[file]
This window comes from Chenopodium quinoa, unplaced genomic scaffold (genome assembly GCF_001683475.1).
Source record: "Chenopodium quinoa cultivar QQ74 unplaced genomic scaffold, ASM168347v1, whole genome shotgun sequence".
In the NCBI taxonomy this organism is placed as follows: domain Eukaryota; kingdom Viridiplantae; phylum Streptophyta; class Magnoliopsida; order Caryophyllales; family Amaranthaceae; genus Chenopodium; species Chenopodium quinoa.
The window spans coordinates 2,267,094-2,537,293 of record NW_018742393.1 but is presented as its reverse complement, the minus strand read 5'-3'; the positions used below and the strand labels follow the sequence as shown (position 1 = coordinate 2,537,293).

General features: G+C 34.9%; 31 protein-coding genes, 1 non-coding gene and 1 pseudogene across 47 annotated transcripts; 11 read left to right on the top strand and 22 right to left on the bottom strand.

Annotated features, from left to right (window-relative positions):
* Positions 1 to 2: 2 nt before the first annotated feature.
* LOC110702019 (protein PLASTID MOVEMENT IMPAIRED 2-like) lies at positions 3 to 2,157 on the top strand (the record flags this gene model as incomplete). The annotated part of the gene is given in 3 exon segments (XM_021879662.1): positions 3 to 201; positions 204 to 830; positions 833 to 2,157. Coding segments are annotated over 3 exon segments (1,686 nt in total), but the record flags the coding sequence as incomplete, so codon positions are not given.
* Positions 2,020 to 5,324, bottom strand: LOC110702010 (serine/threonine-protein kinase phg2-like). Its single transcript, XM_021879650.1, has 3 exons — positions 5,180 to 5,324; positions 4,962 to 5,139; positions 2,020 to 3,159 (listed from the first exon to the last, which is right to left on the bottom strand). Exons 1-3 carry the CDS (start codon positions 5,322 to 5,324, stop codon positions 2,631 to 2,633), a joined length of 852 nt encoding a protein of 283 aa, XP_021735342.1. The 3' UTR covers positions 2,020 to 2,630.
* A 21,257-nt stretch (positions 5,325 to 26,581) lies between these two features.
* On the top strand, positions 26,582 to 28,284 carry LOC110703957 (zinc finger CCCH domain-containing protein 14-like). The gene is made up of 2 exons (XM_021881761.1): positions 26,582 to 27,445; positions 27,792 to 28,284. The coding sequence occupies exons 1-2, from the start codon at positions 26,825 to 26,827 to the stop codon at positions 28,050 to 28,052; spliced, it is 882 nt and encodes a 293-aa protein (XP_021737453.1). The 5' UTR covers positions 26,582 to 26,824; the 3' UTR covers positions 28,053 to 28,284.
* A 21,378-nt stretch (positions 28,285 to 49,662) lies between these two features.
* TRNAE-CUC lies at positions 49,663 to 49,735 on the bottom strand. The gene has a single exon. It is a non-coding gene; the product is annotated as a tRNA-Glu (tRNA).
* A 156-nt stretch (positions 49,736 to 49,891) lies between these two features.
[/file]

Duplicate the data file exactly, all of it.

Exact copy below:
This window comes from Chenopodium quinoa, unplaced genomic scaffold (genome assembly GCF_001683475.1).
Source record: "Chenopodium quinoa cultivar QQ74 unplaced genomic scaffold, ASM168347v1, whole genome shotgun sequence".
In the NCBI taxonomy this organism is placed as follows: domain Eukaryota; kingdom Viridiplantae; phylum Streptophyta; class Magnoliopsida; order Caryophyllales; family Amaranthaceae; genus Chenopodium; species Chenopodium quinoa.
The window spans coordinates 2,267,094-2,537,293 of record NW_018742393.1 but is presented as its reverse complement, the minus strand read 5'-3'; the positions used below and the strand labels follow the sequence as shown (position 1 = coordinate 2,537,293).

General features: G+C 34.9%; 31 protein-coding genes, 1 non-coding gene and 1 pseudogene across 47 annotated transcripts; 11 read left to right on the top strand and 22 right to left on the bottom strand.

Annotated features, from left to right (window-relative positions):
* Positions 1 to 2: 2 nt before the first annotated feature.
* LOC110702019 (protein PLASTID MOVEMENT IMPAIRED 2-like) lies at positions 3 to 2,157 on the top strand (the record flags this gene model as incomplete). The annotated part of the gene is given in 3 exon segments (XM_021879662.1): positions 3 to 201; positions 204 to 830; positions 833 to 2,157. Coding segments are annotated over 3 exon segments (1,686 nt in total), but the record flags the coding sequence as incomplete, so codon positions are not given.
* Positions 2,020 to 5,324, bottom strand: LOC110702010 (serine/threonine-protein kinase phg2-like). Its single transcript, XM_021879650.1, has 3 exons — positions 5,180 to 5,324; positions 4,962 to 5,139; positions 2,020 to 3,159 (listed from the first exon to the last, which is right to left on the bottom strand). Exons 1-3 carry the CDS (start codon positions 5,322 to 5,324, stop codon positions 2,631 to 2,633), a joined length of 852 nt encoding a protein of 283 aa, XP_021735342.1. The 3' UTR covers positions 2,020 to 2,630.
* A 21,257-nt stretch (positions 5,325 to 26,581) lies between these two features.
* On the top strand, positions 26,582 to 28,284 carry LOC110703957 (zinc finger CCCH domain-containing protein 14-like). The gene is made up of 2 exons (XM_021881761.1): positions 26,582 to 27,445; positions 27,792 to 28,284. The coding sequence occupies exons 1-2, from the start codon at positions 26,825 to 26,827 to the stop codon at positions 28,050 to 28,052; spliced, it is 882 nt and encodes a 293-aa protein (XP_021737453.1). The 5' UTR covers positions 26,582 to 26,824; the 3' UTR covers positions 28,053 to 28,284.
* A 21,378-nt stretch (positions 28,285 to 49,662) lies between these two features.
* TRNAE-CUC lies at positions 49,663 to 49,735 on the bottom strand. The gene has a single exon. It is a non-coding gene; the product is annotated as a tRNA-Glu (tRNA).
* A 156-nt stretch (positions 49,736 to 49,891) lies between these two features.